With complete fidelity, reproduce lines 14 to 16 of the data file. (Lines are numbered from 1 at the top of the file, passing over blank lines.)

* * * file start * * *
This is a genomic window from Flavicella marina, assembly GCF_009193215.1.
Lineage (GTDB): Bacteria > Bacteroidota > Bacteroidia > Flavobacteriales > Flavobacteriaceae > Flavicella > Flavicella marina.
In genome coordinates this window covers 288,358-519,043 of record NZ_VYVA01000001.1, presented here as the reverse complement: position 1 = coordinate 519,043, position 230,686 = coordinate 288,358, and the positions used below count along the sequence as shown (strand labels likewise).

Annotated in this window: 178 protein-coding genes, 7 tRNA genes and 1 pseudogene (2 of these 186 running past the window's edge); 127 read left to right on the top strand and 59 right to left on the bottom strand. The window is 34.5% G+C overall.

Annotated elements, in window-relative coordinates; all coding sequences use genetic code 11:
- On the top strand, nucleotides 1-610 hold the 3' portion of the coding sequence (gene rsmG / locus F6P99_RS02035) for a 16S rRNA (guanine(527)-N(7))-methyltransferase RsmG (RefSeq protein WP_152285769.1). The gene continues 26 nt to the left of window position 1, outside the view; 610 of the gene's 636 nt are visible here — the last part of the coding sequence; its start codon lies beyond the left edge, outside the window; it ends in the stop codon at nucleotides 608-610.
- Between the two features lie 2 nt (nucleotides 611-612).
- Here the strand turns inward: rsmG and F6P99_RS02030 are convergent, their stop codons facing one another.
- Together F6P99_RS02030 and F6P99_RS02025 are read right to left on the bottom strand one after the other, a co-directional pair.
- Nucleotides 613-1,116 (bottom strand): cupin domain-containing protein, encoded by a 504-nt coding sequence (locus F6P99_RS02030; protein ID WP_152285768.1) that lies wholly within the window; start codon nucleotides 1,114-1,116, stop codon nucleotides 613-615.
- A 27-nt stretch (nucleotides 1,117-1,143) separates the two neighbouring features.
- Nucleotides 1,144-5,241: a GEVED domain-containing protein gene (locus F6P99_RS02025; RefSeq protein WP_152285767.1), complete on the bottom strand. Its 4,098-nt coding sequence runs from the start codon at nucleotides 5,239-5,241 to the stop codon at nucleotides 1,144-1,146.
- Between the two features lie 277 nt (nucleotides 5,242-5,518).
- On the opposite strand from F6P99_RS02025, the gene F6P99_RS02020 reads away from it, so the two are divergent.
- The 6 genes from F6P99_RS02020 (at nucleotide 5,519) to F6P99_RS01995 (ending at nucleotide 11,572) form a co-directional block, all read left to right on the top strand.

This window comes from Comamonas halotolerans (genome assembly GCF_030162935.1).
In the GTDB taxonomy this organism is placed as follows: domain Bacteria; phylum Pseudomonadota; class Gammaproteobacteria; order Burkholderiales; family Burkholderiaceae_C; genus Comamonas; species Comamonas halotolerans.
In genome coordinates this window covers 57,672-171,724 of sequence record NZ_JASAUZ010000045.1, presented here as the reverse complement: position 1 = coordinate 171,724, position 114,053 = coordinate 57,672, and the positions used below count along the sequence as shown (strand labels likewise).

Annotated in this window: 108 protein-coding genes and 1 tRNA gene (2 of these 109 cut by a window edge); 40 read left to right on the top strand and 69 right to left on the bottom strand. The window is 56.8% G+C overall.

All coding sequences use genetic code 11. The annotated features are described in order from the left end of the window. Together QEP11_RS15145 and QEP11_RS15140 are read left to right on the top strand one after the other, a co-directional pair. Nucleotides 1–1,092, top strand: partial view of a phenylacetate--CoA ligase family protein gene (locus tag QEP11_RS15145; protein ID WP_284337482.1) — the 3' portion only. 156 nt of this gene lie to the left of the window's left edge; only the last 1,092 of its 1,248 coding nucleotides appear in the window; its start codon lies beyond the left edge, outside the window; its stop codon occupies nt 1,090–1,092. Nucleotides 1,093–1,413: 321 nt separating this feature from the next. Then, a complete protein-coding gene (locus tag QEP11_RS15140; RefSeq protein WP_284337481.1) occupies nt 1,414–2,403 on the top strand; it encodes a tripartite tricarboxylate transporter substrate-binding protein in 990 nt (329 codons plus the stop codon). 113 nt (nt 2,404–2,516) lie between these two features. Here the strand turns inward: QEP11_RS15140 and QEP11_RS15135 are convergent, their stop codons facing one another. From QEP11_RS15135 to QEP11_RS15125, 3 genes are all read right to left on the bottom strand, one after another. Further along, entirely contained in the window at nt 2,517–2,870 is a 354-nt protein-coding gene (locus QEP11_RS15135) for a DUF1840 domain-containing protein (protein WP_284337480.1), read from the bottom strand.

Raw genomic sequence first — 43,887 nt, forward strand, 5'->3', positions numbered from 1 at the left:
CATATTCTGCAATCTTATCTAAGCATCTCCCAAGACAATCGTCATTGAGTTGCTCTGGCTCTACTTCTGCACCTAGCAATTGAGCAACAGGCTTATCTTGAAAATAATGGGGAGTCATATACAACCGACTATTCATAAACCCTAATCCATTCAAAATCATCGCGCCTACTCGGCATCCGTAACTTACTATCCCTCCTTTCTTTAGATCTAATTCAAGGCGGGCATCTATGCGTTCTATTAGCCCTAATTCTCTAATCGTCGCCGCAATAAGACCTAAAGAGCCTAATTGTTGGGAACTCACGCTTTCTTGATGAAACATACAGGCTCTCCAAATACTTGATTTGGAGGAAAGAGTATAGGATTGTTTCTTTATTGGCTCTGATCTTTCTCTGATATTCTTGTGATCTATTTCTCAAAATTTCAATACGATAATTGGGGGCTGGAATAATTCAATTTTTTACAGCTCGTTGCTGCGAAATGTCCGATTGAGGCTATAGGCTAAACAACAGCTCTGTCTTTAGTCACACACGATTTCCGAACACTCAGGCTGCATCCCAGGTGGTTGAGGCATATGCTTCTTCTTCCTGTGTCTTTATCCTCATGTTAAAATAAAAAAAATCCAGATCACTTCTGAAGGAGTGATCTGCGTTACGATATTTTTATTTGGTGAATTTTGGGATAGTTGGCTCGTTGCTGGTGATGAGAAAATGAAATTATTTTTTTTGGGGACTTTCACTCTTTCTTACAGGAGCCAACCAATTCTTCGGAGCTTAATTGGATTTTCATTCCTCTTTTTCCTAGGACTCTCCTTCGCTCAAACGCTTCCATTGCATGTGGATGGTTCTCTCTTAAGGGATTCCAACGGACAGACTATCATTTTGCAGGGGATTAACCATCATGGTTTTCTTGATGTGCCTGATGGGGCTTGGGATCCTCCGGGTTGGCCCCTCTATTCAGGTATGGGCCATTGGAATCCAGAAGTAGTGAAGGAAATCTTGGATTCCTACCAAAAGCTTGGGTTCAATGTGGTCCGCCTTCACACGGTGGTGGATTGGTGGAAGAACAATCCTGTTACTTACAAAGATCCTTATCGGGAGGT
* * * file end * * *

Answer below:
- On the opposite strand from F6P99_RS02025, the gene F6P99_RS02020 reads away from it, so the two are divergent.
- The 6 genes from F6P99_RS02020 (at nucleotide 5,519) to F6P99_RS01995 (ending at nucleotide 11,572) form a co-directional block, all read left to right on the top strand.

This window comes from Comamonas halotolerans (genome assembly GCF_030162935.1).